Emails will begin to arrive into the organisation, usually from free mail accounts (e.g. Proton, Gmail, Hotmail). These emails will threaten the receiver, that if payment is not received, organisation data will be published on the dark web or the attacker’s associated web pages.

Stage 7 – Your data will be exploited…

Data will be published on these malicious websites and can include a Terabyte worth of your data. Usually, there is a 14- 28 day gap between stage 6 and stage 7, during this time, you may be sent samples of your data as evidence before stage 7 occurs.

How to tell if you have been hit by ransomware

Initial stages of the ransomware attack can be detected within the following tools and IF these tools are available, then regular checks MUST be made on their output.

  • Anti-Virus products (if not uninstalled by the attack)
  • Security Incident Event Monitoring (SIEM) technology
  • Endpoint Detection and Response (EDR) technology
  • Security event Logs
  • Regular analysis of the firewall logs
  • Security tools monitoring the email audit logs or any email alerting configured

Typically, the ransomware only becomes known to the organisation at the point of encryption, where machines become unresponsive, encrypted files are detected or the ransomware note is found.

The first step to take if you detect ransomware



If you have an EDR solution, this will kill malicious processes and disable any/all infected servers and endpoints. Often the disabling of machines is not turned on by default and in those instances, you should contact your provider who can disable the estate quickly via the EDR console.



If no such tools are available and you can determine which machines have been affected, then these machines need to be isolated from the network. The simplest method to achieve this is to disable the Network Interface Cards (NICS), unplug the network connector or disable the WI-FI connector.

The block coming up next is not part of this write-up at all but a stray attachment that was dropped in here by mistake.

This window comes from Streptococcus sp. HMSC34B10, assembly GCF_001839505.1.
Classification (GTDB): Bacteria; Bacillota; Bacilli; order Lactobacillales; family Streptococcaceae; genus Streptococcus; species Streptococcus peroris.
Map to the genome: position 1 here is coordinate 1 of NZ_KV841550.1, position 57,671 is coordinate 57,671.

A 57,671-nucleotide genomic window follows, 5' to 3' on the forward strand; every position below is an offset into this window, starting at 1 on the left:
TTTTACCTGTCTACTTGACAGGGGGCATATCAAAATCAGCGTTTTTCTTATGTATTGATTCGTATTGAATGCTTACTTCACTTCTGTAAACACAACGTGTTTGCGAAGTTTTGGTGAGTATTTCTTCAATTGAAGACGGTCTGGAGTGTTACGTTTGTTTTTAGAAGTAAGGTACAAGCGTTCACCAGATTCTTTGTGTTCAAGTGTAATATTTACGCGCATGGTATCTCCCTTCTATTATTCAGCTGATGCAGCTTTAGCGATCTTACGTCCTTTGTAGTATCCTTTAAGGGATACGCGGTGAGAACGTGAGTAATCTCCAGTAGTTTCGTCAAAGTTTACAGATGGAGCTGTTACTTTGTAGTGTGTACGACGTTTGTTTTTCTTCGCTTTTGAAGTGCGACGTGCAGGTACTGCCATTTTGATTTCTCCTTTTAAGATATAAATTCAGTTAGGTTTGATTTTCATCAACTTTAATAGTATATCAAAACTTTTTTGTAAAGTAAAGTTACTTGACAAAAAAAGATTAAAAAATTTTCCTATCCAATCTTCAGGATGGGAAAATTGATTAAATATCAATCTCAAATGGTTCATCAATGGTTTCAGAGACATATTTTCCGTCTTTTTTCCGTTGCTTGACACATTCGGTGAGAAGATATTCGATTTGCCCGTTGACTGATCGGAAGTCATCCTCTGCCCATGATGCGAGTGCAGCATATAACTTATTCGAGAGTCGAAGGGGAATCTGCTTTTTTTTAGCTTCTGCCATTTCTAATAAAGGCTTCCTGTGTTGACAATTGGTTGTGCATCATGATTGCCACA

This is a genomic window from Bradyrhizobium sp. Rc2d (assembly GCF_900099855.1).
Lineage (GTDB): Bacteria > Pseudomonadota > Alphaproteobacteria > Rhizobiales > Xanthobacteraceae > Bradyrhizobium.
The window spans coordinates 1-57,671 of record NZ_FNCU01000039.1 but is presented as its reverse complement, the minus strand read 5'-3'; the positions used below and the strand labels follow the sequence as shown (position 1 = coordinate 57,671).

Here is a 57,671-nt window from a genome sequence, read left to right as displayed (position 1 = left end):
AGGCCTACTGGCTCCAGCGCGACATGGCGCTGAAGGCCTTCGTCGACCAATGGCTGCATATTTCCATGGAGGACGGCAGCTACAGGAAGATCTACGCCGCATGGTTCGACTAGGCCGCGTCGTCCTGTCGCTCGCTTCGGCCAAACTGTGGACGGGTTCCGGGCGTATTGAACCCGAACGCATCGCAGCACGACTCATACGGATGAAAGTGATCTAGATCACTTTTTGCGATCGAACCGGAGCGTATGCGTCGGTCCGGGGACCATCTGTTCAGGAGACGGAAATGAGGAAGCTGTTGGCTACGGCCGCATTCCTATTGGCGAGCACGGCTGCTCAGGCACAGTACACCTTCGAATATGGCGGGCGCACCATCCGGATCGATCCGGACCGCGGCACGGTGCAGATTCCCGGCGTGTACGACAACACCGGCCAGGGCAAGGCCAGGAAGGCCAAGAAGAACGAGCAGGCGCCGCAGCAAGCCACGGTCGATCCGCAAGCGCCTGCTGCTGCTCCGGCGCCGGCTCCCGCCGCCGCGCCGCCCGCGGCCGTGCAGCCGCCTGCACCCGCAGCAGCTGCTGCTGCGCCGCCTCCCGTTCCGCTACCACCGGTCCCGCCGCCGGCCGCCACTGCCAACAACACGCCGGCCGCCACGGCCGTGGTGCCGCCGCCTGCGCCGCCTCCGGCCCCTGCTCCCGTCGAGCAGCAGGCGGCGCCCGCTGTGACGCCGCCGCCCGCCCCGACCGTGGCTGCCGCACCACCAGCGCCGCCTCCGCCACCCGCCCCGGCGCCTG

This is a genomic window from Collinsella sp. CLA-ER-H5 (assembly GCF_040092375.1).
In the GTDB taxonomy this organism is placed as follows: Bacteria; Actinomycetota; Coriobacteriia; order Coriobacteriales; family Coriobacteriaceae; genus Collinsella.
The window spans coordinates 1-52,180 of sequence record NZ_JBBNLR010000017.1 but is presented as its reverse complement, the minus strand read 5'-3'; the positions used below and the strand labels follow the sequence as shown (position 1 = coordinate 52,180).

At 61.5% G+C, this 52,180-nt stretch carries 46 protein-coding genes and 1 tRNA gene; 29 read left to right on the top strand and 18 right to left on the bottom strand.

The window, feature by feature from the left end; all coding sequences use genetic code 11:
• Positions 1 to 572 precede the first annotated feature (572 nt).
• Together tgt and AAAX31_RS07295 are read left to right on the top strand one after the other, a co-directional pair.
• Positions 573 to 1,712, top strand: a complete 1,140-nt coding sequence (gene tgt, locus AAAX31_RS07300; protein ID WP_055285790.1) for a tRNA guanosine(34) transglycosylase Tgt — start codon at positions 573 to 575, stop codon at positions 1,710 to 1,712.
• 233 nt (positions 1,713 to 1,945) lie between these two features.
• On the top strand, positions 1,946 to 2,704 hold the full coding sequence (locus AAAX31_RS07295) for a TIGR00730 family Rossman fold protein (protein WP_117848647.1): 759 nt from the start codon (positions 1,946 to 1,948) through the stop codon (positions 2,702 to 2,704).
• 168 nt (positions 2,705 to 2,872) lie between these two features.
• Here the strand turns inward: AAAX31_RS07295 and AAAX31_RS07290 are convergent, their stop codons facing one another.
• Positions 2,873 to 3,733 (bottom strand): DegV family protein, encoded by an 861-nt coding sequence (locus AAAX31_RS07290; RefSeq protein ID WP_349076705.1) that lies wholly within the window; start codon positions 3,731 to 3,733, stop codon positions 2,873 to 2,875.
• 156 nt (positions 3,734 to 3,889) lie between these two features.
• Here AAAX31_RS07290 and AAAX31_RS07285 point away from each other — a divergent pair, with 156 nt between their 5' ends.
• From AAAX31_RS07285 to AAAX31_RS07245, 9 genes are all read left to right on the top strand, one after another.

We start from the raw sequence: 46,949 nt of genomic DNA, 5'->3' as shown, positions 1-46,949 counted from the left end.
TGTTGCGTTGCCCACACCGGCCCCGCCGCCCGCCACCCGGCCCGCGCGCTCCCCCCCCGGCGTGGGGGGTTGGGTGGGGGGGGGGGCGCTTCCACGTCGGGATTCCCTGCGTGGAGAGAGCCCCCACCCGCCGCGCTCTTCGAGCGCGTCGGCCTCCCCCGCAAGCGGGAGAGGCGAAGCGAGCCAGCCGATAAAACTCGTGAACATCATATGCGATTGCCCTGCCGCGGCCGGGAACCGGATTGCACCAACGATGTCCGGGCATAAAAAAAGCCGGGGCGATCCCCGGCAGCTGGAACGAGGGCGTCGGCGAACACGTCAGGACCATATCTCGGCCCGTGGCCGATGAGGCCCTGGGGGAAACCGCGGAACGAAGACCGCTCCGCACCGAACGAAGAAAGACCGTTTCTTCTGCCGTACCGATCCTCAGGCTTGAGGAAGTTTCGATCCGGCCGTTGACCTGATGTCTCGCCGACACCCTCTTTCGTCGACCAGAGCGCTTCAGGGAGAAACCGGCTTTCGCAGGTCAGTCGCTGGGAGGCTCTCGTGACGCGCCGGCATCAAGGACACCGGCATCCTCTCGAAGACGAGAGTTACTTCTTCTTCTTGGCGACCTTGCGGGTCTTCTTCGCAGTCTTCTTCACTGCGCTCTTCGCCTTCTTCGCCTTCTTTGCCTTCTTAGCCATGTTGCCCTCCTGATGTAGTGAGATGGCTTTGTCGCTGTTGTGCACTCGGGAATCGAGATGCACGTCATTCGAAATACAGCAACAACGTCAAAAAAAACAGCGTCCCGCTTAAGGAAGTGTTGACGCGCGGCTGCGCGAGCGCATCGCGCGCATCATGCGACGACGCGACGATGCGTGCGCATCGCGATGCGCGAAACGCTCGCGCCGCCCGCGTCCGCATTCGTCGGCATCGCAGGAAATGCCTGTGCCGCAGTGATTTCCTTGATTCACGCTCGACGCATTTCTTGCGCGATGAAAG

If you cannot determine the exact machines that have been impacted, the safest option is to isolate all servers from the network. It’s recommended to do this at the switch level, taking network segments offline rather than individual devices. If this is not possible, then isolate devices individually.

NOTE: If you just power off your devices you risk losing important forensics and getting them back on may prove difficult or impossible.



The next phase is to determine which endpoints and servers have been impacted. The simplest way to achieve this is to run an online tool that can scan devices. You need to determine if your backups have been impacted, and if not, ensure you take offline copies immediately. This is essential for business recovery.



You can modify your firewall and put pinholes in for business-critical activities only. This may prevent the extraction of your data. If you can determine the ransomware strand, then you can find generic Indicators of Compromise (IOC) from reverse engineering papers online and implement these generic blocks.



The first step will be contacting your insurance providers who will make ransomware recovery teams available. If you don’t have cyber insurance, contact our Cyber Security Incident Response Team (CSIRT)  for guidance and immediate assistance.

NOTE: It is recommended not to use email as the attackers may have compromised the email estate. Using the phone would be a preferred communication method.

Solace Cyber meets the UK’s highest cyber security standards, offering first-class incident response support and recovery.

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Whether you are experiencing a ransomware attack now or want to chat about preventing ransomware attacks in the future contact us today